About the book (from Wikipedia):
Hikayat Abdullah was a major literary work by Abdullah bin Abdul Kadir, a Malacca-born Munshi of Singapore. It was completed in 1845 and first published in 1849, making it one of the first Malay literary texts to be published commercially. Abdullah’s authorship was prominently displayed in this text and the contents were conveyed in simple, contemporary Malay. Unlike typical classical Malay literary works that contain mythical and legendary stories, Abdullah’s work dealt with social realism.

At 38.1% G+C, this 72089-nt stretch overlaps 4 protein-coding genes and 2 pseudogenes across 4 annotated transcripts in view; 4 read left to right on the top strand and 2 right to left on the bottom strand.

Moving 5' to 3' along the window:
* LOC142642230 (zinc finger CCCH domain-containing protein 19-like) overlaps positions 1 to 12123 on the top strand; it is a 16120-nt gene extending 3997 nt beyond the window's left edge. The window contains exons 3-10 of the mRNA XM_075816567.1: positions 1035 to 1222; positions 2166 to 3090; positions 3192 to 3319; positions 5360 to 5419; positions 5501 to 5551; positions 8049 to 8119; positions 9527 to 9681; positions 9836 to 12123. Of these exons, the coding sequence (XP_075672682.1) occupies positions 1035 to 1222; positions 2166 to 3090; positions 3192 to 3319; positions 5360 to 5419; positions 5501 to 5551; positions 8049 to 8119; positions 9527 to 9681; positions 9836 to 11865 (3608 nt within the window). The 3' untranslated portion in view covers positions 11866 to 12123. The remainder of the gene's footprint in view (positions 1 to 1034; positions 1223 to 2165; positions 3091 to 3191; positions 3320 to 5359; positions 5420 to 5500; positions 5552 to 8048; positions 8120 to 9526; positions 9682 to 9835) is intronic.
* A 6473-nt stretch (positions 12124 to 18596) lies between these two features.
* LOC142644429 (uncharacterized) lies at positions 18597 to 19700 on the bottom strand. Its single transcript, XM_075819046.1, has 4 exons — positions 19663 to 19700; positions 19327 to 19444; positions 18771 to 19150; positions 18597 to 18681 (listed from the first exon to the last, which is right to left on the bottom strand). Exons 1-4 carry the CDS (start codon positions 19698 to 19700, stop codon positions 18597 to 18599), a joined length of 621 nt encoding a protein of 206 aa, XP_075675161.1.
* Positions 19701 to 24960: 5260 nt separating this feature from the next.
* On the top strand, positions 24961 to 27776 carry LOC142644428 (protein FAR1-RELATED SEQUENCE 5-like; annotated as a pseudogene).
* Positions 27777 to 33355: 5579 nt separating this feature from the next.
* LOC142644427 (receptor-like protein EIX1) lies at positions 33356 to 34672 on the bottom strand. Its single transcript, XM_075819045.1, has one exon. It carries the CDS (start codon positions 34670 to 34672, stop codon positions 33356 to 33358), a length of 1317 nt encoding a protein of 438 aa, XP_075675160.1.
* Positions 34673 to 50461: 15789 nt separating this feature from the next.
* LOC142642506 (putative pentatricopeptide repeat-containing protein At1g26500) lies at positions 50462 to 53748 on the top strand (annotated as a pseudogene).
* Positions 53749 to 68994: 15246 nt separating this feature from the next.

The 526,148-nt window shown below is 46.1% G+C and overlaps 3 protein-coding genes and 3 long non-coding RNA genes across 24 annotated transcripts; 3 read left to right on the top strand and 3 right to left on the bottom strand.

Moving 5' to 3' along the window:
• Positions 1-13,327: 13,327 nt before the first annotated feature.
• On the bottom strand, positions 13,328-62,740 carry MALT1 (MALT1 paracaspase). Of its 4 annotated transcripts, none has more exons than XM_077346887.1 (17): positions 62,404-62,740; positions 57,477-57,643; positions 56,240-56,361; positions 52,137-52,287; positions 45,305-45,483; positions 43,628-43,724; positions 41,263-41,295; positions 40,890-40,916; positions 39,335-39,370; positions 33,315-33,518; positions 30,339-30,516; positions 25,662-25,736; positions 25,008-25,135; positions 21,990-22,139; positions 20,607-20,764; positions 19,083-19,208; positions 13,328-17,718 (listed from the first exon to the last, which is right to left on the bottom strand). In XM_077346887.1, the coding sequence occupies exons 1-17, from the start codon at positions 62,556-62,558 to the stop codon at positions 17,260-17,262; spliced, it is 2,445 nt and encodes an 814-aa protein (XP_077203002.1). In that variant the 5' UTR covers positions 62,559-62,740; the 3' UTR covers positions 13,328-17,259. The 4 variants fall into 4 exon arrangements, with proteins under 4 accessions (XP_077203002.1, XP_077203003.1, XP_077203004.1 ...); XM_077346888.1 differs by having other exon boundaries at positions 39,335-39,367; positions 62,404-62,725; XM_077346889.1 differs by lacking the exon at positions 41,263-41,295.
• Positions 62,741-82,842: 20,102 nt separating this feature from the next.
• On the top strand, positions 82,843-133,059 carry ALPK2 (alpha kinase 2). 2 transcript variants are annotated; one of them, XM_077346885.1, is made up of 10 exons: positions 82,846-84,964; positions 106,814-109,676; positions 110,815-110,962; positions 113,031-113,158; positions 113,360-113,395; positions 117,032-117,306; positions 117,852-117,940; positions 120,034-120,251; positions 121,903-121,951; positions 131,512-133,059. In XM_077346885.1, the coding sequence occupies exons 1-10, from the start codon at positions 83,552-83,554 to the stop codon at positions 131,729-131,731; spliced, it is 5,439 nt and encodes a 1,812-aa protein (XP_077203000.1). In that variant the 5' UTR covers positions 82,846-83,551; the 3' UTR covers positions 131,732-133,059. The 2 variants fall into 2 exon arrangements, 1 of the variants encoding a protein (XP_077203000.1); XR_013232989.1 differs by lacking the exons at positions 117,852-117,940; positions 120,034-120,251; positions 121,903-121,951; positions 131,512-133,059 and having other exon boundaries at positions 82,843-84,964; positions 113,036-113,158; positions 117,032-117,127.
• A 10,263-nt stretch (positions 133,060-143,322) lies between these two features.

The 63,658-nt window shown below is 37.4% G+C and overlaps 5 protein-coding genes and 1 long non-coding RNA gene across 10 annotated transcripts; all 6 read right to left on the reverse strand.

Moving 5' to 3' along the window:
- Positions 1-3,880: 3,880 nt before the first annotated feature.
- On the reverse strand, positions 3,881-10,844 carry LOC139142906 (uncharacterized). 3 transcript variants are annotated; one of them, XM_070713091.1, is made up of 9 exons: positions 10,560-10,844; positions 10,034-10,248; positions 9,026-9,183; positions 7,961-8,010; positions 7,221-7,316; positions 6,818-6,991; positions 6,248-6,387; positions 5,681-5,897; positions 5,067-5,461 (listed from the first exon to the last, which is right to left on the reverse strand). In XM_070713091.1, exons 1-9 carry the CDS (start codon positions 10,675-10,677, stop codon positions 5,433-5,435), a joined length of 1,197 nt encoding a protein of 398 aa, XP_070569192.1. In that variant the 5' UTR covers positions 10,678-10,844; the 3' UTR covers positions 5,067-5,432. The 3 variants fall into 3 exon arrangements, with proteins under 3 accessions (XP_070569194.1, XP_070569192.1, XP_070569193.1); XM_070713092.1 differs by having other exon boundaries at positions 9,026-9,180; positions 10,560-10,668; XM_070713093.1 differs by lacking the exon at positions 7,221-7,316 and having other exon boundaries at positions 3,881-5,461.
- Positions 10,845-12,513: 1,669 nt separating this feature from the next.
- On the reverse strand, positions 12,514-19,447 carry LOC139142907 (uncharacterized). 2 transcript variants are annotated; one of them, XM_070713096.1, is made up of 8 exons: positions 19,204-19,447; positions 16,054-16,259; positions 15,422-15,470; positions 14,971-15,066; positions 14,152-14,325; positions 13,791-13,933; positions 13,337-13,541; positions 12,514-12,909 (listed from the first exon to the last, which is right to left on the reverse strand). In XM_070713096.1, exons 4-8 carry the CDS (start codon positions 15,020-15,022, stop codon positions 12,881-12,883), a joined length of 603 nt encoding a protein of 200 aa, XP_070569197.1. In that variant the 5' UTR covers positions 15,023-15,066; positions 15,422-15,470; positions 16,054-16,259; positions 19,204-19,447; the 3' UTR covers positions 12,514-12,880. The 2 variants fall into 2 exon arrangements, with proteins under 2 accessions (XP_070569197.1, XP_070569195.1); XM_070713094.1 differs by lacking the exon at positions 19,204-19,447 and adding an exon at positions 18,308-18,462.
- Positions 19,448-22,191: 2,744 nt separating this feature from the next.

The work has been described as Abdullah’s autobiography and contains his personal but perceptive view of Singapore and Malacca society at the beginning of the 19th century. It recounts a glimpse of his early childhood in Malacca, his own experiences, including an operation performed upon him by an English surgeon, his visit to an encampment of the Tiandihui, a Chinese secret society in the interior of Singapore, and events such as the founding of Singapore Institution, the demolition of the old A Famosa fort in Malacca, and the visit of Lord Minto, a Governor-General of India to Malacca. Most of the work also contains his personal observations of the personalities of his time, the officials of the British East India Company like Sir Stamford Raffles, Colonel Farquhar and John Crawfurd, Sultan Hussein Shah of Johor Sultanate, European and American missionaries and traders, and the Chinese merchants of the early Singapore. The book was published in Roman script in 1915 by William Shellabear.